32-Year-Old Pitcher – Washington Nationals
2017 Fantasy Baseball Outlook
Scherzer posted his second straight season with a sub-3.00 ERA and sub-1.00 WHIP, his third straight with more than 250 strikeouts, his fourth straight with more than 210 innings pitched, and his seco...
Max Scherzer Contract Information:
Scherzer agreed to a seven-year, $210 million contract with the Nationals in January of 2015.
Scherzer (finger) will throw only secondary pitches during his Saturday mound session because he still can't grip his fastball without feeling pain, Chelsea Janes of The Washington Post reports.
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|2017 RotoWire Projections||Subscribe now to see our 2017 projections for Max Scherzer|
|Career (View All)||276||265||4||1,696.3||1,463||639||191||1,881||479||125||69||0||–||–||3.39||1.14|
Age is determined on July 1st of each season. Jump To: ▼ Advanced StatsNo No No
|Last 14 Games (Team)
3 Games Pitched: Avg. 5.9 IP/G
|Last 30 Games (Team)
6 Games Pitched: Avg. 6.4 IP/G
|Last 60 Games (Team)
13 Games Pitched: Avg. 6.7 IP/G
Max Scherzer Split Stats (View Full Split Stats)
|Year||Age||Lg||Tm||G||GS||IP||K/9||BB/9||K/BB||HR/9||GB/FB Ratio||Strand %||Fastball||ERA||FIP||BABIP|
|2017 RotoWire Projections||Subscribe now to see our 2017 projections for Max Scherzer|
Max Scherzer Defensive Stats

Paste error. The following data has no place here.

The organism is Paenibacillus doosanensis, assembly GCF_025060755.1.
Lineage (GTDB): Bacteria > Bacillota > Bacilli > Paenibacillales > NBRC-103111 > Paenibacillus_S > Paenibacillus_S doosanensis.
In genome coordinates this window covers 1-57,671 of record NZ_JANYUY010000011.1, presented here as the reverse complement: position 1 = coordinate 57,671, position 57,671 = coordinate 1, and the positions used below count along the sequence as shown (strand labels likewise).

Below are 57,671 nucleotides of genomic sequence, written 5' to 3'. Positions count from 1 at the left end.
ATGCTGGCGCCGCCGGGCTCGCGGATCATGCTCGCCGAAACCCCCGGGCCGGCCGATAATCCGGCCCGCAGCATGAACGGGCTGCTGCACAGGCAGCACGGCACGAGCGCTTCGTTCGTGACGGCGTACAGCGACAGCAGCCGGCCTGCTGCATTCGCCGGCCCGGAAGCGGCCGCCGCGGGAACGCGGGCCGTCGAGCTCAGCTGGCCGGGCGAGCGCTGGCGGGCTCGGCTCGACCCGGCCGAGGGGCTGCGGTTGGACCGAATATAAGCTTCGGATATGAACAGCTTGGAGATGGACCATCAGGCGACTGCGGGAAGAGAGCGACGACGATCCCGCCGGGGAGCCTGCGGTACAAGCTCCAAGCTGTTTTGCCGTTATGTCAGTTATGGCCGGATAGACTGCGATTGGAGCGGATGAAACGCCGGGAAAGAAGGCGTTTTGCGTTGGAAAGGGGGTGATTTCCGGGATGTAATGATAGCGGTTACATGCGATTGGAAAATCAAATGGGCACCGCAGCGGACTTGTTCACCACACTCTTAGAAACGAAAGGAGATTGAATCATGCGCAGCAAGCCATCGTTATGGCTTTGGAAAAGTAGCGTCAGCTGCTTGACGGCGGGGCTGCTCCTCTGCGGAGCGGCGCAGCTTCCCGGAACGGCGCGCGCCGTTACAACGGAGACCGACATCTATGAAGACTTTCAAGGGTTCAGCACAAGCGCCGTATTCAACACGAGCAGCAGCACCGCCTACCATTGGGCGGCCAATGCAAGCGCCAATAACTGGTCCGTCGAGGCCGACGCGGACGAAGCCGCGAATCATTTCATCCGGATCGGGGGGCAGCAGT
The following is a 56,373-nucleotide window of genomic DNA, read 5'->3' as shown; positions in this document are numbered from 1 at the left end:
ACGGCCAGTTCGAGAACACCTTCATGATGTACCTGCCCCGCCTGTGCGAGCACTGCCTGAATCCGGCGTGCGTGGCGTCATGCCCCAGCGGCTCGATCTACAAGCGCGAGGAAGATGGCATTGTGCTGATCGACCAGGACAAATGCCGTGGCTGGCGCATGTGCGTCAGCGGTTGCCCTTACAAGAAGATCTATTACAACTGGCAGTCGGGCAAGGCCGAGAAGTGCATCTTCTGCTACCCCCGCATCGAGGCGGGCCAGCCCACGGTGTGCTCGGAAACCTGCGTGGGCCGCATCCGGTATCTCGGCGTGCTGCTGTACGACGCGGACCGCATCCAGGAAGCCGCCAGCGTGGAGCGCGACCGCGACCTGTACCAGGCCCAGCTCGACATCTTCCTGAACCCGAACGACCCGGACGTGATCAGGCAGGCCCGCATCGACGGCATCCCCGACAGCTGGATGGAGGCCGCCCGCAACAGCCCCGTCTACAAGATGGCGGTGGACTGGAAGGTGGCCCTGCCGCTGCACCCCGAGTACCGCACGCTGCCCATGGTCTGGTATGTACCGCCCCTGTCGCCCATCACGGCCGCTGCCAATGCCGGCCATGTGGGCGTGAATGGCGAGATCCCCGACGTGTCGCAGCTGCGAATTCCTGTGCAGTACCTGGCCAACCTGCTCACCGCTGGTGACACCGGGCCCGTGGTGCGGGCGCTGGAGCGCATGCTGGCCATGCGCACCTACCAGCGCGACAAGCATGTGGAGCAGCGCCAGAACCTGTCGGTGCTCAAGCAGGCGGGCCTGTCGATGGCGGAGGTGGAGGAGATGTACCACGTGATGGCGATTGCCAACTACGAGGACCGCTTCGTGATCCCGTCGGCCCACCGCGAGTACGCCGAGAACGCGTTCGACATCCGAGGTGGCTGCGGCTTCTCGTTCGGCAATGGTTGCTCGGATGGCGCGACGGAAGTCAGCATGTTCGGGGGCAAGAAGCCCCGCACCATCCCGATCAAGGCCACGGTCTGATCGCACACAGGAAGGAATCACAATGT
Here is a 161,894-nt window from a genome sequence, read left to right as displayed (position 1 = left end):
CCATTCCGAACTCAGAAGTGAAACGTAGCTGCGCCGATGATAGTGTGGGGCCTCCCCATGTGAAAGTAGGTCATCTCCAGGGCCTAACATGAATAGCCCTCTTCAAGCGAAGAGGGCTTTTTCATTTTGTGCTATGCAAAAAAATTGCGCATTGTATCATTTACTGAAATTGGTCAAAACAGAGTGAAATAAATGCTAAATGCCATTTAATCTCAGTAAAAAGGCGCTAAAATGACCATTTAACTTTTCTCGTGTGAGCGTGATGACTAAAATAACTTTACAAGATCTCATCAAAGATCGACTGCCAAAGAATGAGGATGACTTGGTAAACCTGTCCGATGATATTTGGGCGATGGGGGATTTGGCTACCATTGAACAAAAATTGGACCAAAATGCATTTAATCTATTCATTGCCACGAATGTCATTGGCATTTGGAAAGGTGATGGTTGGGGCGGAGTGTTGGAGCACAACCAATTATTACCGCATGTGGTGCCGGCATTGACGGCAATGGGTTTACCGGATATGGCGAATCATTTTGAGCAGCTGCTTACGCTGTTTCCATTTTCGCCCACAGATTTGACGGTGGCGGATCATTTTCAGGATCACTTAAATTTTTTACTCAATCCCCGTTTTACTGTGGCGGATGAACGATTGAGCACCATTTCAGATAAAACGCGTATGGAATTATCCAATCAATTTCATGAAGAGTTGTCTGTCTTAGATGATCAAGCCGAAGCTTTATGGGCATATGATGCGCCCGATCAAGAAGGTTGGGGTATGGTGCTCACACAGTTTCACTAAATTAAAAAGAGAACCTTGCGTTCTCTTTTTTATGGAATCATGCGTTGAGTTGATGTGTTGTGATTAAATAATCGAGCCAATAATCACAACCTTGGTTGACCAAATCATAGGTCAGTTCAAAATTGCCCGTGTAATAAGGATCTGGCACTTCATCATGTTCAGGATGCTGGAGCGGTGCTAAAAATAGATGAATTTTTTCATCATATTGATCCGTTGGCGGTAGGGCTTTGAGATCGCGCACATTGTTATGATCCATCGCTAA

|Year||Pos||Inn||PMFinal (?)||EXP Tot (?)||PM (?)||AirPM (?)||EPM (?)||InnHome (?)||PMH (?)||InnLHP (?)||PMLHP (?)||LEFT (?)||MID (?)||RGHT (?)|
|Year||Pos||SHAL (?)||MED (?)||DEEP (?)||CERS (?)||SBRS (?)||PSBRS (?)||BRS (?)||GDPRS (?)||OFARS (?)||GFPDMERS (?)||PMRS (?)||SZRS (?)||TRS (?)|
2016 Stat Review for Max Scherzer As compared to the top 100 starting pitchers in 2016 (min 130 in)
A collection of stats that measure different skills.
A few general measures of a pitcher's effectiveness.
Balls in play avg. and % of runners left stranded.
2017 Projected Stats Breakdown for Max Scherzer
2017 projections compared to top pitchers in 2016.
Washington Nationals Roster
MajorsCole, A.J. (P)
AAABroadway, Mike (P)
AAAdams, Austin (P)
A+Abreu, Osvaldo (SS)
ADickey, Robbie (P)
RookieAlvarado, Elvis (OF)
Max Scherzer: Past News Updates ( ▲ View most recent update )
RotoWire's Preseason Outlooks
It's fair to say that the Nationals got their money's worth from Scherzer. After signing a massive seven-year, $210 million contract in the offseason, the former Tiger ace was utterly dominant in the first half, posting a 2.11 ERA and 0.78 WHIP while winning 10 games. His numbers slid a bit after the All-Star break, but Scherzer still finished the season with career-bests in innings, ERA, WHIP, strikeouts and walks. He also threw two no-hitters, missing a perfect game each time by one baserunner, and his 17-K, zero-BB performance in the second one ranks as one of the greatest starts of all time. The 31-year-old right-hander will have a hard time coming up with an encore, but he may not have to. If the Nats get better health from their offense and better play under new manager Dusty Baker, Scherzer could improve significantly on last year's 14 wins even if his other numbers erode.